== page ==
Sunday, December 30, 2007

Ubuntu and Linux

So to get the show started, I'm going to do a post along the lines of a comment I made on another blog earlier.

It seems that some people are thinking that because Ubuntu is the one that everyone talks about lately that it will become synonymous with Linux. They are taking offense to people posting comments or doing articles talking about or focusing on Ubuntu.

My response to this: I see the sky is falling again.

First some history. 10 years 3 months ago I installed my first Linux box. I came from a BSD work environment, and was going to go with that. This was before I became an admin. However a couple of friends recommended this thing called linux. At the time, my choices were Redhat, Slackware, and Debian. I went with Debian. Bounced around a few other choices, like Corel Linux (debian based) Progeny, and the like.

Back in the days I first got into it. Everyone was talking about Redhat. Redhat in business, Redhat on the personal computer, Redhat on the laptop. If someone said Linux, the first words or thoughts that came up was Redhat. And Redhat had a good marketing department behind it. I took a training class on Linux Administration from the great guys over at Linux Certified. In fact the guys there in California told me I was their first paid customer. With the class you got a free laptop. Their poison of choice for an os was Redhat. For a 2 day boot camp it worked really well... But again, it added to the whole REDHAT REDHAT REDHAT mind share. People were arguing that there was more to Linux than Redhat.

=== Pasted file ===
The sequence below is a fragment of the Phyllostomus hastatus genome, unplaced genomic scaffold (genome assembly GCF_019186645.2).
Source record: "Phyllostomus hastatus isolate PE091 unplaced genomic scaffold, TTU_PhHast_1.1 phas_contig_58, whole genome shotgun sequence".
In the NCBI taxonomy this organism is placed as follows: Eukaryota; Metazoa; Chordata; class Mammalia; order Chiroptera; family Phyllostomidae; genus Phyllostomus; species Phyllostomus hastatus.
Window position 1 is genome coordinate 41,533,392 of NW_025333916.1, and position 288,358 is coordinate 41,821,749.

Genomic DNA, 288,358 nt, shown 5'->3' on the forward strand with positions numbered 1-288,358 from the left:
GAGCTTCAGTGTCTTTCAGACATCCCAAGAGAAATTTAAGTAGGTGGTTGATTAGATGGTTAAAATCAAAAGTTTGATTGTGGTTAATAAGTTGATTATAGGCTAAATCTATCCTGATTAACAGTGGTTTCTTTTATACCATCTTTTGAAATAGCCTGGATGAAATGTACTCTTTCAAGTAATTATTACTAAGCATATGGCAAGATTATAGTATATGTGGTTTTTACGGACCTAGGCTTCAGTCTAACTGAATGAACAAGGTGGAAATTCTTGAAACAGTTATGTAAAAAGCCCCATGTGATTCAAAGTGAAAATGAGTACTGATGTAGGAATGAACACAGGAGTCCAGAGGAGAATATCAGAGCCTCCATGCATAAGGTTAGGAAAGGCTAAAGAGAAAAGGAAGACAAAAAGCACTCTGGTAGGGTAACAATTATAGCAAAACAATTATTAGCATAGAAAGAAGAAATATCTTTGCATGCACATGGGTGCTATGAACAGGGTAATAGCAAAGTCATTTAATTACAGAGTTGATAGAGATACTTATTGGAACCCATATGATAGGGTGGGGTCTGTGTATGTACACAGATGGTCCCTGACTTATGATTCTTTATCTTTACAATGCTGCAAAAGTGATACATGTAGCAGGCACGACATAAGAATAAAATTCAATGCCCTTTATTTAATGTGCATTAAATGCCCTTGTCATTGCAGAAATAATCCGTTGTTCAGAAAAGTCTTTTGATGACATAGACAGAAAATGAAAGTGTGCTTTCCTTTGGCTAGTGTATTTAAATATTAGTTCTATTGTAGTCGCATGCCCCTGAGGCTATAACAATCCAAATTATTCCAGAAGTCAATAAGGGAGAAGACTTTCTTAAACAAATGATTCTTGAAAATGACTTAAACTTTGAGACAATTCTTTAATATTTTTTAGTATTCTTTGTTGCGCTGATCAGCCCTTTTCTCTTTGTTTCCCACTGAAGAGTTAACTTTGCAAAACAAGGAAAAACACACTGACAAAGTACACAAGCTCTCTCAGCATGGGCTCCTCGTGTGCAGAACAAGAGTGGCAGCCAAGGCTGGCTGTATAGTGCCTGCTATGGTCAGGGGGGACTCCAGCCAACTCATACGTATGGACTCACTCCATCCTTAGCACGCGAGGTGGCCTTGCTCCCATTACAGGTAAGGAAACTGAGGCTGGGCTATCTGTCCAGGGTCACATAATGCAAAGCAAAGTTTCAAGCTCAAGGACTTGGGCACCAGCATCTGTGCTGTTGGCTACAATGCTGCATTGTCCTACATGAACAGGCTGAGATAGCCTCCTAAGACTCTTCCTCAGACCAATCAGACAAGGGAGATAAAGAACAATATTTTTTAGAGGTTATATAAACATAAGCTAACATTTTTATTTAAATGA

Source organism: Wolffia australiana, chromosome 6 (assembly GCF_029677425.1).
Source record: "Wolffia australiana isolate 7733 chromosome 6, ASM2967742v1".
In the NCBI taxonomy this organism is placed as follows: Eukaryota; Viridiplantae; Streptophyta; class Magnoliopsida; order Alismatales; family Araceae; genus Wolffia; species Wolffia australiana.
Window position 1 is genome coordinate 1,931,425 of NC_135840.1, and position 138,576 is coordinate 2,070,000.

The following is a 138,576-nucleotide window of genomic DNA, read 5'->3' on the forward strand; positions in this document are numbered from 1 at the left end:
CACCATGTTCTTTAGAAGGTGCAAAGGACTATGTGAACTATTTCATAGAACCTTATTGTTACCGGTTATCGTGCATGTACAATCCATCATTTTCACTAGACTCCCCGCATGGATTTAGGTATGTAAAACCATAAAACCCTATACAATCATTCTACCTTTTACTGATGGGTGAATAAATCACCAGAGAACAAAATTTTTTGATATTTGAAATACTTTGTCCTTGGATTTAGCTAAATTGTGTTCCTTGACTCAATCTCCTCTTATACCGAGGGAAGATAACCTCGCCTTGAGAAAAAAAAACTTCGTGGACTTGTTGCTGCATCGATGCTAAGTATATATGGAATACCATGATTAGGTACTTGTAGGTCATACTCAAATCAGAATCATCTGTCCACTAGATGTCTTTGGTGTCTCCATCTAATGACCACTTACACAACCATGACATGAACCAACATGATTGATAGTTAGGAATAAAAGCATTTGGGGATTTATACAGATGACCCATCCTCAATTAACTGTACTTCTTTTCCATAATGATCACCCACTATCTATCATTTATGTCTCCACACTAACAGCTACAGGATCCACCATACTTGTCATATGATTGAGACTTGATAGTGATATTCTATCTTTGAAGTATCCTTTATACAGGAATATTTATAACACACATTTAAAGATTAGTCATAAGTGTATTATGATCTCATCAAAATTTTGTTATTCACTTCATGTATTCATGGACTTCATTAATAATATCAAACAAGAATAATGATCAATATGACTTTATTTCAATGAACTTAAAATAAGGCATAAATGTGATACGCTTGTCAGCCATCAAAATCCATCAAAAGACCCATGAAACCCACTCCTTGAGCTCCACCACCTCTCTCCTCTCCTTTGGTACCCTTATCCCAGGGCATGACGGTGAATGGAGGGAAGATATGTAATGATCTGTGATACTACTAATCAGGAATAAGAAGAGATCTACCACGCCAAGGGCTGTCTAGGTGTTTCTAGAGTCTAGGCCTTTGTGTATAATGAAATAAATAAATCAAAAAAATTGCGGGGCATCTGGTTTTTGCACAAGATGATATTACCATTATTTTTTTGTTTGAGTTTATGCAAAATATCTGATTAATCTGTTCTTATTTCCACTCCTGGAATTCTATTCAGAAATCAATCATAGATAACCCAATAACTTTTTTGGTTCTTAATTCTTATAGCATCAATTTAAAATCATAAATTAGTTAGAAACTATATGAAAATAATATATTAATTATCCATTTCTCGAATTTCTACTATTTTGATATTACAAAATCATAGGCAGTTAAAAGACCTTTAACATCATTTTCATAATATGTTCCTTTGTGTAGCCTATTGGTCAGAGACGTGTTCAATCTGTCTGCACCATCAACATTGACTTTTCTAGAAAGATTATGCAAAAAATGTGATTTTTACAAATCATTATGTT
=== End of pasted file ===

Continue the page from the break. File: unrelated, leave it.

Some of the arguments made, because Redhat had such mind share and were a valid business, was that Redhat was the Microsoft of Linux. You had the Hatters and the Non-Hatters.

Flash forward today. Rehat, has split into 2 groups. Fedora, and Redhat. They are still popular on the server, and have lots of distros based off of them. Hello CentOS. You also have other vendors in the server game too. Novell's SUSE, and Ubuntu.

Ubuntu came out and was very new user (noob) friendly. It has built on Klaus Knopper's Knoppix live cd system (as I understand it Knoppix was the first, if not, at least one of the first). It's improved hardware support, and created a great user community to get help. It comes with your choice of Desktop Managers (KDE, Gnome, XFCE). The distro has taken quite a bit of the guess work out of setting up a system. Most things work, or you can get decent free advice fairly quickly, less than a Google search away.

Because of this, Ubuntu has become a bit of a name. It makes an option available to those stuck with Microsoft. The typical user, can't even work email consistently, and the people in the Linux Blogsphere (the ones complaining today) forget, most users don't have a clue on how to install an OS. Also remember people on a whole, do not like change. So which are they going to do? Are they going to take the geek route (the route I went; learn Unix, shell scripting, and then Linux. Climb up to it from there, and spend the next 10 years learning a system that isn't as ubiquitous as Microsoft Windows), or are they going to get something that will most likely work when they put it in their Optical Disk Drive (Like a Microsoft install CD)?

Remember kids, distros come and go. They rise to the majority of the mind share and sink back down again. Here it is, 10 years later, and I'm seeing people making a big deal on one Distro getting more mind share. Am I going to see this again in another 10 years? Sadly I think I will.